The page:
A ruling by the Pennsylvania Supreme Court may permit cities and towns in the commonwealth to challenge the tax-exempt status of nonprofit organizations.
The ruling involves an Orthodox Jewish school’s summer camp, but its impact may be far-reaching. The court found most of the school’s 61-acre campus is taxable, and in doing so changed the criteria for deciding what qualifies as a public charity in Pennsylvania.
In the 80s and 90s, many local jurisdictions challenged whether large nonprofits were truly charities and got them to make payments in lieu of taxes to settle the claims.
But Act 55 passed by the legislature in 1997 made it easier for groups get certified as charities, which put an end to the challenges and most of the payments.
The new ruling effectively restores the narrower criteria for charity status. Duquesne law professor Nicholas Cafardi says that’s good news if you’re a mayor or school board president
“It’s wonderful news, especially if you, as most municipalities and school districts in Pennsylvania, are looking for additional sources of revenue,” Cafardi said.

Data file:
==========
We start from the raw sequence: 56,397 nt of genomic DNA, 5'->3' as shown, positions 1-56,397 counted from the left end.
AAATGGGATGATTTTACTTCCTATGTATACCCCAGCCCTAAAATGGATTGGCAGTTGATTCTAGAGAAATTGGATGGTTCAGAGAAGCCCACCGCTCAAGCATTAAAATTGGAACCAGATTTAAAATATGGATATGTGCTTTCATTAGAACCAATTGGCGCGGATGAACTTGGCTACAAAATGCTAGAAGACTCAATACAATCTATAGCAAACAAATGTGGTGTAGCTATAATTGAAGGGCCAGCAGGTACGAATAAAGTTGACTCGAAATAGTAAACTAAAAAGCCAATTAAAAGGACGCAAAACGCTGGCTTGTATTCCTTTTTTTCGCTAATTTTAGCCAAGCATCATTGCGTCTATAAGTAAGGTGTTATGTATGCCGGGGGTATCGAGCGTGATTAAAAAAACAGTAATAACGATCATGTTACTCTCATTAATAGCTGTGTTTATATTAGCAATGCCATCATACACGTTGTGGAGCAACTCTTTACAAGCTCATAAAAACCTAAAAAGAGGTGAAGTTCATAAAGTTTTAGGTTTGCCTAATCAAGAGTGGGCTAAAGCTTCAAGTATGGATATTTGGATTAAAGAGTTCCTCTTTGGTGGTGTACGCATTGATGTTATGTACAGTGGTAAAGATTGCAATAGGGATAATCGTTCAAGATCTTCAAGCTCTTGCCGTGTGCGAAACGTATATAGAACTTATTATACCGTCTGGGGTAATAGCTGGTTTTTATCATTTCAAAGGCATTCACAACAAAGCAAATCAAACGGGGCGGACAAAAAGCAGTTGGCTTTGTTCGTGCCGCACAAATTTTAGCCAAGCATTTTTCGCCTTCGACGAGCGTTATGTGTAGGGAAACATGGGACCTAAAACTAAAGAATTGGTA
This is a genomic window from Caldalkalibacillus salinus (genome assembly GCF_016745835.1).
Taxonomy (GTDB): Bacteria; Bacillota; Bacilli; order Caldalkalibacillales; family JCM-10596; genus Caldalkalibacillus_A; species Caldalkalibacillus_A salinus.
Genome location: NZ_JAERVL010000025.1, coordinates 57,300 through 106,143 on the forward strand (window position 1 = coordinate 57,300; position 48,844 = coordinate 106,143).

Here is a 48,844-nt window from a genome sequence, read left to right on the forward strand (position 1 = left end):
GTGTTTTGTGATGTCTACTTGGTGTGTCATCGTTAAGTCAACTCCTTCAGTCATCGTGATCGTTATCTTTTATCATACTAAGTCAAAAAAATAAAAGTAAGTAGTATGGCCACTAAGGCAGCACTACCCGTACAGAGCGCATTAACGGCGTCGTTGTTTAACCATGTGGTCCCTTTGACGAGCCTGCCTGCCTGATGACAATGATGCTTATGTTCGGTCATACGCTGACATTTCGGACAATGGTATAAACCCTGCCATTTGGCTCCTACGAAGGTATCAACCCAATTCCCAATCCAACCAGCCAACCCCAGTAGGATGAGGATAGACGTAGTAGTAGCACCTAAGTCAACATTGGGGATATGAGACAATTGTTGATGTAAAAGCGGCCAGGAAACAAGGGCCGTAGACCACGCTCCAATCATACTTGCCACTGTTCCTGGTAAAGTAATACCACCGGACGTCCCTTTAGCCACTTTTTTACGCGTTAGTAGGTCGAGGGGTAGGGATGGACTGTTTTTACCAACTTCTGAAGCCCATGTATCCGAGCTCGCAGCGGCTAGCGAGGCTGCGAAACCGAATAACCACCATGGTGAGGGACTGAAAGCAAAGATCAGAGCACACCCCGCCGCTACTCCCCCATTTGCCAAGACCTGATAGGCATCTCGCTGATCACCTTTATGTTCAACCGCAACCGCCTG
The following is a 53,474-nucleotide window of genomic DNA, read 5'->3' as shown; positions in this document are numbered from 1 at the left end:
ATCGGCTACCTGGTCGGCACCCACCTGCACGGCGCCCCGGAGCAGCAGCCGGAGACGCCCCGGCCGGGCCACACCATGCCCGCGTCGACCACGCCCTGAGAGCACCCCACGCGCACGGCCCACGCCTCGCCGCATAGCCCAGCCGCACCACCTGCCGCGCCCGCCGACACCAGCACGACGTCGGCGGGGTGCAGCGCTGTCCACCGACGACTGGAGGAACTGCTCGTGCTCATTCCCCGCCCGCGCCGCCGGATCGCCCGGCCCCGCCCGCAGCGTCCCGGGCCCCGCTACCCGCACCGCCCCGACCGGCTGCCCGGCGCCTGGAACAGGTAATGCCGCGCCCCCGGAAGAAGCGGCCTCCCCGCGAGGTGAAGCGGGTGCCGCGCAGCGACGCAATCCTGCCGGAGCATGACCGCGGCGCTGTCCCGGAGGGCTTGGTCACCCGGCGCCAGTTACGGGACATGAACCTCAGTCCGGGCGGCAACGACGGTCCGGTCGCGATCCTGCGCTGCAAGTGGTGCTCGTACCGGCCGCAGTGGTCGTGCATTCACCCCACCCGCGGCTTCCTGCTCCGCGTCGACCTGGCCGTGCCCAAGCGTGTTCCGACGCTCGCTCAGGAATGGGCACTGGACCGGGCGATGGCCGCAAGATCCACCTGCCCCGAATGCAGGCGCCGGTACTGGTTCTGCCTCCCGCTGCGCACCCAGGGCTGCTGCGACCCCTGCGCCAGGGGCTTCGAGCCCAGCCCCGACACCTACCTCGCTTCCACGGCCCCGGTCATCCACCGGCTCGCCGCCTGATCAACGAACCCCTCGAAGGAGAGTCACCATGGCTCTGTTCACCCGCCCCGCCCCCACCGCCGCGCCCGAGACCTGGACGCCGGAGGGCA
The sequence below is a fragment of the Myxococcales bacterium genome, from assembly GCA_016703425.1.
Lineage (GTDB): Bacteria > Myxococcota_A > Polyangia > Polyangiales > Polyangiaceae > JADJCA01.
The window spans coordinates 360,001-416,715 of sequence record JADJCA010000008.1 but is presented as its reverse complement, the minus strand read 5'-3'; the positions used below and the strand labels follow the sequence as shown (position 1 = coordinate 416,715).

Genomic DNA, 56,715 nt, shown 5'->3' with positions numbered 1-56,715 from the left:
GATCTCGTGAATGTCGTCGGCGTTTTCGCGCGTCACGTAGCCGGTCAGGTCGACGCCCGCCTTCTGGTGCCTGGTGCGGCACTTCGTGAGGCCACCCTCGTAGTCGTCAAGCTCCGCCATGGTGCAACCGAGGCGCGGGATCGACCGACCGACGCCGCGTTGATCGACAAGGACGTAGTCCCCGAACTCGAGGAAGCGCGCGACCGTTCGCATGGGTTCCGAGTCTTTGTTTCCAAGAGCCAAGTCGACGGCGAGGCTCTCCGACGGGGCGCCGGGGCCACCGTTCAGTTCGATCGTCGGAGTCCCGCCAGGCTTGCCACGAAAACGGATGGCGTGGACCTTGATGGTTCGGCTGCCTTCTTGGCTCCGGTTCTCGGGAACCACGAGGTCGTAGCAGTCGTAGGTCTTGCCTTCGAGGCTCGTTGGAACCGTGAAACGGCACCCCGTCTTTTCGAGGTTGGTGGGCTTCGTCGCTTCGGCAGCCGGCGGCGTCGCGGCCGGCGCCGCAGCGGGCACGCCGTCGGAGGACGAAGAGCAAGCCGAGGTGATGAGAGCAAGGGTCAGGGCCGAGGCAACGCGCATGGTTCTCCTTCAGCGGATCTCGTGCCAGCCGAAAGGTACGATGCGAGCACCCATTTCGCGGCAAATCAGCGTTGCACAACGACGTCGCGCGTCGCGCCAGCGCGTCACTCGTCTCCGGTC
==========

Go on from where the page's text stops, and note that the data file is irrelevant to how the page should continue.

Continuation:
Philadelphia officials say they plan to review the tax-exempt status of some of the city’s largest nonprofits in a wake of the state Supreme Court decision. The city used to get several million dollars a year from nonprofits.
Christine Bak, a senior tax attorney for Philadelphia, says the city will now review the legal status of organizations such as schools, universities, and hospitals without emergency rooms. “I would hope very much some of those would contact us and want to get into some kind of contribution agreement again,” she said.
The court ruled 4-3 for the narrower criteria. The dissenting side argued the legislature acted reasonably in changing the criteria for charitable status.